Paul Appleby and the cast of Two Boys.
Paul Appleby and the cast of Two Boys.
(© Ken Howard/Metropolitan Opera)

Oh, to return to that magical time when the Internet was still in its wild adolescence. This was long before Facebook and Twitter. I'm talking about the turn of the millennium, when Yahoo! chat rooms and chance meetings with random strangers (of dubious identity) were still the norm for web-connected millennials across the world (and our parents were still too computer-illiterate to do anything about it). That's the setting of Nico Muhly's Two Boys, which is receiving its American premiere at the Metropolitan Opera after its 2011 debut with London's English National Opera. It's a gripping two hours of mystery and scandal, set to a challenging and staggeringly beautiful score. Under the direction of Barlett Sher (Le Comte Ory), the Internet is a living, breathing entity onstage, as alluring as it is dangerous.

The story is based on a real-life stabbing that occurred in Manchester, England, in 2003. You can read the lurid details of how a 14-year-old boy assumed multiple identities over the Internet in an elaborate suicide plot in this 2005 Vanity Fair article. It inspired Jordan Seavey's 2007 play 6969 and continues to beguile to this day. Lest you think it's all too farfetched ("What was that stupid boy thinking?!?!?"), need I remind you that teenage boys and Broadway producers alike have been shipwrecked after following the siren call of Internet phantoms. Wishful thinking and self-delusion are powerful forces that technology only seems to augment.

Set in an industrial city in England during March 2001, Two Boys starts with the stabbing and goes back to investigate the evidence. As the audience enters the theater, we watch video surveillance of the shopping mall in which the crime occurred. Much of the opera takes place in the office of Detective Anne Strawson (the strong-voiced and sympathetic Alice Coote) as she interviews attempted-murder suspect Brian (Paul Appleby, looking perfectly awkward, as a 16-year-old dork should) and pours over chat transcripts. It's like Equus, but with much higher stakes.

Brian is a bored and thoroughly average teenager with a serious chatroom addiction. He recalls how he met his Internet girlfriend, the beautiful and rich Rebecca (Jennifer Zetlan) in a group chat. As Brian follows Rebecca down the rabbit hole, he comes in contact with a cast of characters connected to her, including her computer genius brother Jake (Christopher Bolduc), their MI5-agent aunt Fiona (Sandra Piques Eddy), and their psychopathic gardener Peter (creepy, creepy Keith Miller). A convoluted plot, fit for a spy movie, eventually motivates Brian to carry out his brutal crime.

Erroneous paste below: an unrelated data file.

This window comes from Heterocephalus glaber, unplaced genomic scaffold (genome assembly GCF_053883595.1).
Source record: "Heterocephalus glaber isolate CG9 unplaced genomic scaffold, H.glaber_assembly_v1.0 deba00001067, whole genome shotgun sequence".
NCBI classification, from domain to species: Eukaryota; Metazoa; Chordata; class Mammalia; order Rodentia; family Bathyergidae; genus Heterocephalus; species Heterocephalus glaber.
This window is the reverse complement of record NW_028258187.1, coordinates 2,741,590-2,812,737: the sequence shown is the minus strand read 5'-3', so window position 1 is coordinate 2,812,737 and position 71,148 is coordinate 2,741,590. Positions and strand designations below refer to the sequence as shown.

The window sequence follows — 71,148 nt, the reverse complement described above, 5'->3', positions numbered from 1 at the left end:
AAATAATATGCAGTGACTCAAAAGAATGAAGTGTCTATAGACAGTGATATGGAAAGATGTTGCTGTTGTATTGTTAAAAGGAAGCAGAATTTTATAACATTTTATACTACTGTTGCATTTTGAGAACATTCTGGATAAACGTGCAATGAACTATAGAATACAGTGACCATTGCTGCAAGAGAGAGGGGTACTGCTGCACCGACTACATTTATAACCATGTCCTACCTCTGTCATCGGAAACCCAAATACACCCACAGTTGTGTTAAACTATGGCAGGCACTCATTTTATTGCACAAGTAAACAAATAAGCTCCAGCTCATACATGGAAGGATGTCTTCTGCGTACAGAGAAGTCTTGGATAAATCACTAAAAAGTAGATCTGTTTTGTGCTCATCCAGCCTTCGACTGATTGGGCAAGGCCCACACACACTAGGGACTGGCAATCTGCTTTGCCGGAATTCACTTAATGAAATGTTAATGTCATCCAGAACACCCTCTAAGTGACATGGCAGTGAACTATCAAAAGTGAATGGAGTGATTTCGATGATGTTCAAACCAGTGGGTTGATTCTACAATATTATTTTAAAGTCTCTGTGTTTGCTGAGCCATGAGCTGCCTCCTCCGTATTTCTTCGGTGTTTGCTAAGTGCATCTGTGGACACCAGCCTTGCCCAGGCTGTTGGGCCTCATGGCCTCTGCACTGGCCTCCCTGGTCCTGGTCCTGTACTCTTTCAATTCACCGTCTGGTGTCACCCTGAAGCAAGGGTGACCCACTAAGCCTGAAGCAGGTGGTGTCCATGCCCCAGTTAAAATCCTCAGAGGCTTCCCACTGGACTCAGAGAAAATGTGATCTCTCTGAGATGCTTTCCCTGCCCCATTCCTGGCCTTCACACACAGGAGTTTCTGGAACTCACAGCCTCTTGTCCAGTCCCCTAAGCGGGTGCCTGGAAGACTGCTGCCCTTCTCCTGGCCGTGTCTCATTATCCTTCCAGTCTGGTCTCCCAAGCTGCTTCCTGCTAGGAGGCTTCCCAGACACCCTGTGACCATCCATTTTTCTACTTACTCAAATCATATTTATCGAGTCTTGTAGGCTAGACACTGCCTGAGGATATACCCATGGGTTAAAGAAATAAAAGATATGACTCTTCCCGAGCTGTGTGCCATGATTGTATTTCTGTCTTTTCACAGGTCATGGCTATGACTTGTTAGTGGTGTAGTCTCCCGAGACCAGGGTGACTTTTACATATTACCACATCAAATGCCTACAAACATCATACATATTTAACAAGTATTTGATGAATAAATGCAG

While this is ostensibly an English opera, Craig Lucas (The Light in the Piazza, also directed by Sher) has written much of the libretto in "chat," the lexicon of abbreviations and acronyms that serve as the vernacular of the Internet. As the actors sing, their words are projected on chat windows upstage. Brian chat-sings, "Can i c u?" Jake replies, "In the ICU? [Lol] Gotta laugh." These seemingly lazy throwaway lines betray a deep desire to connect, while at the same time staying safely guarded behind a computer screen. (j/k...but really yes.) It is a clever and authentic form of speech that offers Muhly endless opportunities for overlapping and interweaving lyrics, mirroring the dissonance of a big Internet chat room.

With its repetitive and foreboding strings, Muhly's score puts Two Boys squarely in the same play world as Notes on a Scandal, an environment in which intrigue and a distinctly British variety of loneliness thrive. Beyond the obvious Philip Glass comparisons, Muhly's score, with its fluttering woodwinds and high-flying chorales, also contains hints of John Adams and medieval Christian music. Conductor David Robertson holds this ambitious pastiche together like so much glue. He's unflappable.

The chorus scenes are breathtaking. Muhly has set Lucas' endless river of sexually charged chat-room filth to gorgeous, dynamic, and complex music. Andrew Pulver's ringing soprano soars over an ecclesiastical harmony fit for a grand cathedral. Suddenly, a minor strain infects the chord and spreads like a virus, as increasingly ominous bass notes assert themselves from below. At the same time, Hofesh Shechter's wild, uncontrollable, but precise choreography spreads across the stage, pulling more and more innocent choristers into its collective anarchy. The Borg have arrived and they are us: the denizens of the Internet. Resistance is futile.

Perhaps the most stunning aspect of Two Boys are the projections and animations created by 59 Productions. Thousands of tiny chat windows fly through space and are lost forever. A complex web of computers spirals across the stage, always changing and growing. It feels as though one is looking at the physical manifestation of the Internet, an all-encompassing being with the power to connect people in love, business, companionship, and death. This is the many-armed God of the 21st century, simultaneously beautiful and terrifying.